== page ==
Where do the Pittsburgh Pirates go from here?
I expect nothing less from the fan base. There’s reason for anger, hurt and shame from an emotional standpoint surrounding their departures.
The duo were figureheads on a team desperately looking for someone to dig this storied franchise out of 20-year losing drought. Enter Cole and McCutchen. They did it.
From growing up in a poverty-stricken household to becoming the National League MVP, we saw McCutchen’s stardom unfold before our eyes. Nobody wants to see a guy like this leave their franchise, but the players understand the business they’re in at the end of the day.
Pittsburgh.My Home.My Fans.My City. The placed that raised me and helped mold me into the man I am today. You will 4ever be in my heart.A tip of the cap to all who have been on this journey with me. With Love and respect,
— andrew mccutchen (@TheCUTCH22) January 15, 2018
As cliché as it may sound, the show must go on.
Clint Hurdle can’t dwell on losing his star center fielder. I doubt he is because it’s a necessary move — another story for another day, however.
So, who do Pirates’ management lean on to replace McCutchen’s veteran approach and presence in even the slightest way?
I have an answer, very simply put: Matt Kemp.
Hold up there, slugger. Don’t bash the idea until you hear me out.
Kemp, 33, a veteran outfielder, mashed when healthy for the Atlanta Braves last season.
Before being hampered with some second-half hamstring problems, Kemp plead his case for a starting outfield spot in the All-Star Game.
In 115 games, Kemp produced a .276 average, 19 home runs and 64 RBI, while getting on-base at a .318 clip and slugging .463. Very respectable.
Let’s compare these numbers to the former Pirates’ MVP, who is set to make $14.5 million just next season alone.
Oh, before I reveal them, remember the now-Giants’ outfielder saw a resurgence at the plate after a dreadful 2016 season.
Predictably, McCutchen’s numbers edge Kemp in more ways than one, as he hit .279, 28 homers and 88 RBI, with an OBP of .363 and .486 slugging percentage blowing the current Dodger out of the water.
Nevertheless, outside of a scorching hot mid-summer run skewing his overall statistics, numbers from March, April, May and August continue telling a story of downward trends for McCutchen.
Those four months saw the five-time All-Star hit below .250, led by a .206 average in the entire month of May. Want to know a big reason why the Pirates were so wishy-washy? McCutchen’s inconsistent play held them back in 2017. An unpopular opinion, yes, I know, but these stats back me up.
Also, don’t forget we’re only a season removed from McCutchen hitting .256 for an entire year. Let that sink in. Is $14.5 million really worth risking play of that caliber?
That same year, in 2016, Kemp neared a .270 batting average, all while mashing 35 home runs and 108 RBI.
As for the defense, well, that’s another story as neither have much range left to offer. Regardless of which player dawned the black and gold, assuming Kemp landed in Pittsburgh, both make more sense plopped in a tighter, smaller right field.
Don’t get me wrong. In no way, shape or form am I saying Kemp trumps McCutchen in any hitting category as of right now.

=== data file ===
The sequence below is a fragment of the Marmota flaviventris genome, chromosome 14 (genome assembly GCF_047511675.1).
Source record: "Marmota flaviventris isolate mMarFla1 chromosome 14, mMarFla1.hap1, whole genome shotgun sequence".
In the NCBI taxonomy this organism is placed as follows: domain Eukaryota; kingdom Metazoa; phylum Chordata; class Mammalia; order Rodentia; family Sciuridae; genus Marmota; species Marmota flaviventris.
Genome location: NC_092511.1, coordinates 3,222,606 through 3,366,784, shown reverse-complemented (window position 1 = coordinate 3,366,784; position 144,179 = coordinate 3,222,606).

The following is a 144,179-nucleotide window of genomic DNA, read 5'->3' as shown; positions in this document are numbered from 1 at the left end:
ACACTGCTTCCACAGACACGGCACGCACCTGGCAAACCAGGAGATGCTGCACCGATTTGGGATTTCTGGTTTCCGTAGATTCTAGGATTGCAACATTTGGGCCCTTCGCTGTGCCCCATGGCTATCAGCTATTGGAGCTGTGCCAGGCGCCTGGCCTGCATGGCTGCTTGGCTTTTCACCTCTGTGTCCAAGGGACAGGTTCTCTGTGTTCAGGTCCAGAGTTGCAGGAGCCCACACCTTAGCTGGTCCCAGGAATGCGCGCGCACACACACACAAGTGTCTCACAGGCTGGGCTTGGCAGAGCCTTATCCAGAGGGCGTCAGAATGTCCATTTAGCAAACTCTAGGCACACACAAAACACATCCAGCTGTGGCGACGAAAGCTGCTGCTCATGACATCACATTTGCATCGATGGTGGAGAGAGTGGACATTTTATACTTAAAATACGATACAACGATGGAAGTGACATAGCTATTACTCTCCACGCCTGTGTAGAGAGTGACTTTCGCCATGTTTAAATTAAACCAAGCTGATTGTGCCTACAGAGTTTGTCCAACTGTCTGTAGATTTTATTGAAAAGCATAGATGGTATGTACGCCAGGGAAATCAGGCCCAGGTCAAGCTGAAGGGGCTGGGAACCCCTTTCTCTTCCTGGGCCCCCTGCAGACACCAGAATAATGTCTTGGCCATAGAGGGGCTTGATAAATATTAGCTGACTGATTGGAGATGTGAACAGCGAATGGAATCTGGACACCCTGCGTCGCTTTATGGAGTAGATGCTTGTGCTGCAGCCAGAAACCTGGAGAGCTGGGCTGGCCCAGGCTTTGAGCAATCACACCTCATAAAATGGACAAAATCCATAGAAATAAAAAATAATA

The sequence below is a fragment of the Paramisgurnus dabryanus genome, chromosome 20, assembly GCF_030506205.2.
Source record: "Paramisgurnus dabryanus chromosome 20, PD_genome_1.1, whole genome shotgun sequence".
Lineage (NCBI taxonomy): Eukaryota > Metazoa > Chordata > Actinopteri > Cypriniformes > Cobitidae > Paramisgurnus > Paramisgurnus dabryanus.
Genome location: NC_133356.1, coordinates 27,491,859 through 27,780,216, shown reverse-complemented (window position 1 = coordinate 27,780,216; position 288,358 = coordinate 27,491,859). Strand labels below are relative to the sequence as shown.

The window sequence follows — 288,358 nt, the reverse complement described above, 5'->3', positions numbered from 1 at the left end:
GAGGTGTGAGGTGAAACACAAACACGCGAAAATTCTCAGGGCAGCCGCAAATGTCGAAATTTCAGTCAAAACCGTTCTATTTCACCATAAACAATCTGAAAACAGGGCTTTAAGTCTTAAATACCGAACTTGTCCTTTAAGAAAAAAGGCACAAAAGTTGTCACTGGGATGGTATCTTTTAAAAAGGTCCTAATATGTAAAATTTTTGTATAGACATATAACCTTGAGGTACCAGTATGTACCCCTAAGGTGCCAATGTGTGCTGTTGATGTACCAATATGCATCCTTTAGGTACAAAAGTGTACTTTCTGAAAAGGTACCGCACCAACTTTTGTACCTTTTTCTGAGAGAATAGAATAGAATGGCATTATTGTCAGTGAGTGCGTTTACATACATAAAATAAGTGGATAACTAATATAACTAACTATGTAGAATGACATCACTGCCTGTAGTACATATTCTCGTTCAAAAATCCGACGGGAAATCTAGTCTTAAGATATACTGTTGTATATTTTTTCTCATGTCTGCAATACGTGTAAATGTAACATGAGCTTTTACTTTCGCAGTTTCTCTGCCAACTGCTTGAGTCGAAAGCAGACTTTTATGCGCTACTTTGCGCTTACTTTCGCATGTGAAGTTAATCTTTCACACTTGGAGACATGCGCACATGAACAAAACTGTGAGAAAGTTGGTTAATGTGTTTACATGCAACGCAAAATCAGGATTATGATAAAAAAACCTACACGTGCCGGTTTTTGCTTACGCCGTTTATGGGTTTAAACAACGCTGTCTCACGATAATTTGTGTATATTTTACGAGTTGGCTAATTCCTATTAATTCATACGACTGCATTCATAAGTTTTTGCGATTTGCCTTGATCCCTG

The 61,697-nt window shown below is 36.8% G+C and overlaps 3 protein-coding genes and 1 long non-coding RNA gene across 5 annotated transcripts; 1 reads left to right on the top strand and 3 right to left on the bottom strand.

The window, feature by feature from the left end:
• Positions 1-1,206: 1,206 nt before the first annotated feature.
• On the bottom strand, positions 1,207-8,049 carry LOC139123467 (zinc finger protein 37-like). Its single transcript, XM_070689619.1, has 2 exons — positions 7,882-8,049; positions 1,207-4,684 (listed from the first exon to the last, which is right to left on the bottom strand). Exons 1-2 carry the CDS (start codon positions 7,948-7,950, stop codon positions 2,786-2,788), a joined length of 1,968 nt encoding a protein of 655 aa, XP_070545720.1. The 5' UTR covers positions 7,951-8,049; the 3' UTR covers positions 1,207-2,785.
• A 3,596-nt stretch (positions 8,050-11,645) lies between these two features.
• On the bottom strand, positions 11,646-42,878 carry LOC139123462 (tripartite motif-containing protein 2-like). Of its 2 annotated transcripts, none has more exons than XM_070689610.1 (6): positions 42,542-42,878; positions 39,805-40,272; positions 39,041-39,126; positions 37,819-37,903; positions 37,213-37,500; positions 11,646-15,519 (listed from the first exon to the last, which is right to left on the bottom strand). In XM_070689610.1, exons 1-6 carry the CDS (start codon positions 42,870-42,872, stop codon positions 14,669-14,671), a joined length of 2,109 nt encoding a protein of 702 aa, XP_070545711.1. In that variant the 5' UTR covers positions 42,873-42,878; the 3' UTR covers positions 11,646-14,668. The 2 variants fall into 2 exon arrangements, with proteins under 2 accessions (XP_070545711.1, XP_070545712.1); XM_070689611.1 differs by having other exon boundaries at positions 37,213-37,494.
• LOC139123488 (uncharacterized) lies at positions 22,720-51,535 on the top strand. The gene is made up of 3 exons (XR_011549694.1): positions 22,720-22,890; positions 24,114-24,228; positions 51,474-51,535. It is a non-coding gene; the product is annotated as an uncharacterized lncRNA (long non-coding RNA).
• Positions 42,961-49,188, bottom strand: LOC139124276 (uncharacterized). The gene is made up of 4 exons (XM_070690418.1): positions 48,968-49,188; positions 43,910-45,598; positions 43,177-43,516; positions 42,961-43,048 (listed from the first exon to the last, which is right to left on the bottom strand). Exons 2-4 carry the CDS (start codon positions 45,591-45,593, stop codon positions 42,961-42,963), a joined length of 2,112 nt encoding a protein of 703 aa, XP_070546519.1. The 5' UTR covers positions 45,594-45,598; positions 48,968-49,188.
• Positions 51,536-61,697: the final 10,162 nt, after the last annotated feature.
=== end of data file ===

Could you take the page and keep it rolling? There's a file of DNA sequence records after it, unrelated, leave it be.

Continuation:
Nevertheless, where do the Pirates turn for production that even mimics our former center fielder?
Now, the tougher sell: what’s it going to take for the Los Angeles Dodgers to part ways with their once-prized superstar?
Not much, really.
Due to the luxury tax, the Dodgers were looking to cut spending by trading Charlie Culberson, Adrian Gonzalez, Scott Kazmir and Brandon McCarthy to the Braves for Kemp, who is still under contract for a pretty penny in his own right.
Although, by adding on one bigger contract, the Dodgers dropped four rather enormous deals.
Almost as soon as the Dodgers and Braves finalized the transaction, rumors began swirling about Kemp’s name floating around on the market. No teams came calling in his “virtually nonexistent market,” though. As goes for any player a general manager attempts to part ways with, aka McCutchen for instance, the return back gets significantly smaller as days, weeks and months pass.
It wouldn’t be unheard of for the Dodgers to eat an abundance of Kemp’s remaining $21 million a year. Hold up, tiger. In no world will the Pirates be paying anywhere close to that total. You can wipe the sweat from your brow. $5.5 million of Kemp’s owed $21 million is already guaranteed to be covered by either by LA or the Padres, his franchise before the Braves.
If Neal Huntington chips in something nice, the Dodgers just may take on more of that contract on than you think.
Fringe prospect Clay Holmes, a right-handed pitcher with some upside, could potentially push this deal over the top. Someone other than Holmes might suffice too, just a suggestion.
A deal centered around Kemp adds a much-needed veteran presence to this young, inexperienced bunch. And who knows, like 2013, maybe the Pirates can strike lightning in a bottle once again. We all know what we said going into that three-year stretch.
Joe Cinello covers Pirates material for Pittsburgh Sports Castle. Connect with him on Facebook (Joey Cinello), Linkedin (Joseph Cinello) and Twitter (@JCinello).